Should I get the flu vaccine to prevent influenza?
Flu prevention is on all of our minds once fall arrives and winter approaches. A recent report by the CDC estimates that the flu vaccine was about 29% effective against last season’s influenza virus, and it is unknown how effective the vaccine will be against this year’s strain. The reason flu vaccines are not more accurate is because makers of the vaccine guess at which flu strains will be circulating in the following year.
To improve upon these odds we generally recommend that, in addition to being vaccinated, patients also address overall immune system health with anti-viral strategies that do not depend on the specific strain of flu to which you are exposed. Taken together, we recommend the vaccine and the following preventive strategies, and have developed our own convenient “Flu Prevention Kit” for those who want to do more than vaccinate.
When is the flu season?
The CDC notes that flu season’s timing varies from year to year — it can peak from as early as October to as late as May. Flu outbreaks are usually at their highest in February. Immunity to the flu shot wanes about 10 percent each month post-injection. So, if you do get vaccinated, late October is probably the ideal time. There are exceptions such as if you have upcoming travel plans so it’s best to consult with your medical provider for an individualized personal recommendation.
Did you know the most common flu medication, Tamiflu, is derived from the spice Star Anise?
What can I do to help prevent the flu?
Since no flu shot can guarantee complete immunity, we advocate that the following can provide a measure of protection that goes well beyond the 29% protection offered by available vaccines.
#1 Wash your hands!
Obvious but we often forget how important this is for preventing viral spread.
#2 Echinacea purpurea
Echinacea stimulates immune cells to release more anti-viral molecules and decreases virus-induced inflammatory pathways. The most relevant mechanism of Echinacea for the flu virus is through the Hemagglutinin receptor (the “H” in H3N2). This is the receptor that the virus uses to enter the cell and infect it. The vaccine depends on guessing which exact strain will be in circulation, while Echinacea binds directly to the Hemagglutinin receptor, thereby blocking entry of any flu virus, regardless of the specific strain. The key is that the Echinacea components must be in circulation and at high enough doses that they can occupy a significant number of receptors. So, take it preventatively and take higher doses at the first sign of illness or exposure.
#3 Elderberry (sambucus nigra)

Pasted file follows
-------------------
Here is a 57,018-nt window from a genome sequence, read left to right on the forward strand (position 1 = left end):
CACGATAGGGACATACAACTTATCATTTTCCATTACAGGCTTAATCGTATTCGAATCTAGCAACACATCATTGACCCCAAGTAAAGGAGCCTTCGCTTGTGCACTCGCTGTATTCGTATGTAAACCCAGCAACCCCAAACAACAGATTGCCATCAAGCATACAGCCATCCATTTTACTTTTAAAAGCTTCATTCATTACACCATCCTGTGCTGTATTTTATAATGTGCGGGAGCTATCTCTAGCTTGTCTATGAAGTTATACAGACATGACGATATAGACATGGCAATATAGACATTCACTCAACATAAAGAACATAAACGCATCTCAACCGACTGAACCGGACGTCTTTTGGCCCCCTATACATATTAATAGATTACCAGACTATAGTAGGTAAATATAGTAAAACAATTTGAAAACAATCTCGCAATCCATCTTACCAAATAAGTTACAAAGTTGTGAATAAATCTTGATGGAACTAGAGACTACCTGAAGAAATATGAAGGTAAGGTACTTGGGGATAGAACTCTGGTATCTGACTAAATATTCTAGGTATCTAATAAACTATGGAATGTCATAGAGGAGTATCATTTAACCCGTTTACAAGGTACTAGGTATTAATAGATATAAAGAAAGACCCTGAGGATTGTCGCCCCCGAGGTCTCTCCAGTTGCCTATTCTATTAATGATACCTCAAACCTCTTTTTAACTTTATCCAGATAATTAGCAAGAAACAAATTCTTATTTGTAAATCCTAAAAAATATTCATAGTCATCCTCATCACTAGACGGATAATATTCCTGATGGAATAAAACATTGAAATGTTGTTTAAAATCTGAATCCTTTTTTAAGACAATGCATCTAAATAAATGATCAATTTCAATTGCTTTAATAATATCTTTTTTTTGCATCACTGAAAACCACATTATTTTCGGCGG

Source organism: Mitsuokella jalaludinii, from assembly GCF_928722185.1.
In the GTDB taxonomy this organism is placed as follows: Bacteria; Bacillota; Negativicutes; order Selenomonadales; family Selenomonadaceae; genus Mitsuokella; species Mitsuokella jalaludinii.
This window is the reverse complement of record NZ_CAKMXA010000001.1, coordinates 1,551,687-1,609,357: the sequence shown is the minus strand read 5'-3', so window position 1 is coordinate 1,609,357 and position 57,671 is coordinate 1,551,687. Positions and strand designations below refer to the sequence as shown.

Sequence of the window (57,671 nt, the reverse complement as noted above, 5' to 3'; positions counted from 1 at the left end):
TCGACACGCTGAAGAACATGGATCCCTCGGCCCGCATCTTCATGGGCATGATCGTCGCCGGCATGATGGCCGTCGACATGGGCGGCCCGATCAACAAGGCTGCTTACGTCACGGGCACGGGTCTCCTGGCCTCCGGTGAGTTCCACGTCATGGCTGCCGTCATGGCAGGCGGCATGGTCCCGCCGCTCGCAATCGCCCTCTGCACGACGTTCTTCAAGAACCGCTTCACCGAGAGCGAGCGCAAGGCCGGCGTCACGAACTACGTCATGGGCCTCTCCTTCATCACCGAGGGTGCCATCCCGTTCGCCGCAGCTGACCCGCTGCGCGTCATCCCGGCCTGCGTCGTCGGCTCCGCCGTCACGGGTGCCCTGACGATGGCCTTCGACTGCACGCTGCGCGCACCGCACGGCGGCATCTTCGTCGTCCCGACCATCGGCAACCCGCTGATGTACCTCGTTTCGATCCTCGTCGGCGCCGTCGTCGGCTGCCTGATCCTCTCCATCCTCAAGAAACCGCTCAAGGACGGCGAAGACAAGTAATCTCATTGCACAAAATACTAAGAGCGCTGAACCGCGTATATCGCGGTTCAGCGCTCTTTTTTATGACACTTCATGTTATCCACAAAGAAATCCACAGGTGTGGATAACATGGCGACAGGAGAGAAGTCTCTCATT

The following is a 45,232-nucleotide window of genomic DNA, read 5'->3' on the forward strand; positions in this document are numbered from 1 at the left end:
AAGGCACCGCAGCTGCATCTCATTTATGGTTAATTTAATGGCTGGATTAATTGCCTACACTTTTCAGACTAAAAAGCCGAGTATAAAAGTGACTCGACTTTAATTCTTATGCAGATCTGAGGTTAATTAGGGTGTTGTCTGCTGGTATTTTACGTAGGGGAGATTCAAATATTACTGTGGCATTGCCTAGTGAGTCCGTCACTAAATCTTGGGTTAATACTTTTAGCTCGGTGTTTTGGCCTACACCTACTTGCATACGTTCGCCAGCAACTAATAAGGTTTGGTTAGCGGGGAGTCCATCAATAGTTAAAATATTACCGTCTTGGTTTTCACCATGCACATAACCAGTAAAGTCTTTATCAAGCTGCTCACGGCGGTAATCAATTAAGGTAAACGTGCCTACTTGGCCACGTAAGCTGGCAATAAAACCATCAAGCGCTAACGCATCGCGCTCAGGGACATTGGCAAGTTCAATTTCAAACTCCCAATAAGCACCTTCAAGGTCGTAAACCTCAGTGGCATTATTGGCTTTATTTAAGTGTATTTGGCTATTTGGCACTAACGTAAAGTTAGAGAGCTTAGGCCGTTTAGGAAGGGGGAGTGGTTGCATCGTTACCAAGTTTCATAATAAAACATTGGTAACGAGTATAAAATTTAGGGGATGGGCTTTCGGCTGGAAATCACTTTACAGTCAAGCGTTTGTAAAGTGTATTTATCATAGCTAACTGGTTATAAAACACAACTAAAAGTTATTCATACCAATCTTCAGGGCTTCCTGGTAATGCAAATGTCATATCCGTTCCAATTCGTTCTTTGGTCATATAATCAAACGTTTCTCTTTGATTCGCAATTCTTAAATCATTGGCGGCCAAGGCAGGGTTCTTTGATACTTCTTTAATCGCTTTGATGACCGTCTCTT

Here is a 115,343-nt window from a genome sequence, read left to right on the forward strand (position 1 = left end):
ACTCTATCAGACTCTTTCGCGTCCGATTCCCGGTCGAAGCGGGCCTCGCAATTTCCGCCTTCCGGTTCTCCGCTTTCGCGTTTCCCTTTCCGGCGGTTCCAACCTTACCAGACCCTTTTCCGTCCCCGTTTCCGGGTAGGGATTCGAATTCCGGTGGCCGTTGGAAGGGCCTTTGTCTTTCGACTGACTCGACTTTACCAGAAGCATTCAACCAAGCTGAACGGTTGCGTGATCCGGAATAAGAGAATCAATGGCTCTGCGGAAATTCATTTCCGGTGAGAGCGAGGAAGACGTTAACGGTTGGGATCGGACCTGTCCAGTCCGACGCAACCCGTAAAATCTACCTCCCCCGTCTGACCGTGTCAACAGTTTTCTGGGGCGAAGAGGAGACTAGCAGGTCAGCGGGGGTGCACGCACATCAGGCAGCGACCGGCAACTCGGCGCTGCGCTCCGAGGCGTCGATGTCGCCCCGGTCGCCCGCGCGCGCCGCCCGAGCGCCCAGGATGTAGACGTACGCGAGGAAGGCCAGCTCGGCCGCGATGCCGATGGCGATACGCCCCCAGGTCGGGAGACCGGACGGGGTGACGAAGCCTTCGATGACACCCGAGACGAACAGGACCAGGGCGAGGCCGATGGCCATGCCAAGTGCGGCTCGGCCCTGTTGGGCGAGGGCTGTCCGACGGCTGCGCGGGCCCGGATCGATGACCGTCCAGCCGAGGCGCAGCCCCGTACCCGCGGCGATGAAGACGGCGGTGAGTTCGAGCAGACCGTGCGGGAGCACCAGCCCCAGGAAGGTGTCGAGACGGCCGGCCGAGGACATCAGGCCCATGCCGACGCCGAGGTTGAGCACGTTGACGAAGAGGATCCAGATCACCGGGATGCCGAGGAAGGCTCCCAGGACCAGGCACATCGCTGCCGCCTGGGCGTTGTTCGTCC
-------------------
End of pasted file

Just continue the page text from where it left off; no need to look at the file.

Elderberry contains the phytochemical Sambucol, which has been shown to inhibit the replication of influenza virus types A and B and decrease the virulence of the human influenza virus by inhibiting neuraminidase, the “N” in H1N1 and H3N2. The activity of Elderberry tincture against the H1N1 virus was attributed to a variety of flavonoids shown to bind to H1N1 and in H3N2 virions and block the ability of the virus to infect host cells, including the neuraminidase inhibiting benefits . In clinical trials, treatment with Sambucol decreased the duration of illness in patients with influenza. This follows the same idea as Echinacea dosing, where it must be in circulation at the time of exposure.
#4 Vitamin D3
Vitamin D strengthens your innate immunity by making you more impenetrable to any microbe, viral or bacterial. One way that Vitamin D does this is through the upregulation of anti-microbial proteins on the surfaces of the respiratory tract, digestive tract, eyes, skin and urinary tract. Furthermore, D3 seems to inhibit certain viral signaling pathways needed for replication, thereby decreasing the spread through the body. The best way to know if you need vitamin D is to get the blood test to determine your current levels.
Flu Prevention Kit Dosing:
EHB (Echinacea combo supplement): 3 caps per day preventive, 3 caps 3 times per day at first sign of illness.
Sambucus tincture: 2 droppers twice per day preventive, 2 droppers 4 times per day at first sign of illness.
Vitamin D3: 5,000IU per day preventive, get your levels tested for more precise dosing.
Our flu prevention kits have the highest quality Echinacea, Sambucus and Vitamin D available. Stop by or call to ask our friendly staff for assistance.
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Zakay-Rones Z, Thom E, Wollan T, Wadstein J. Randomized study of the efficacy and safety of oral elderberry extract in the treatment of influenza A and B virus infections. J Int Med Res 2004;32:132–140.
Zakay-Rones Z, Varsano N, Zlotnik M, et al. Inhibition of several strains of influenza virus in vitro and reduction of symptoms by an elderberry extract (Sambucus nigra L.) during an outbreak of influenza B Panama. J Altern Complement Med 1995;1:361–369.
Beard JA, Bearden A, Striker R. Vitamin D and the anti-viral state. J Clin Virol. 2011;50(3):194-200.
Featured photo by Brittany Colette on Unsplash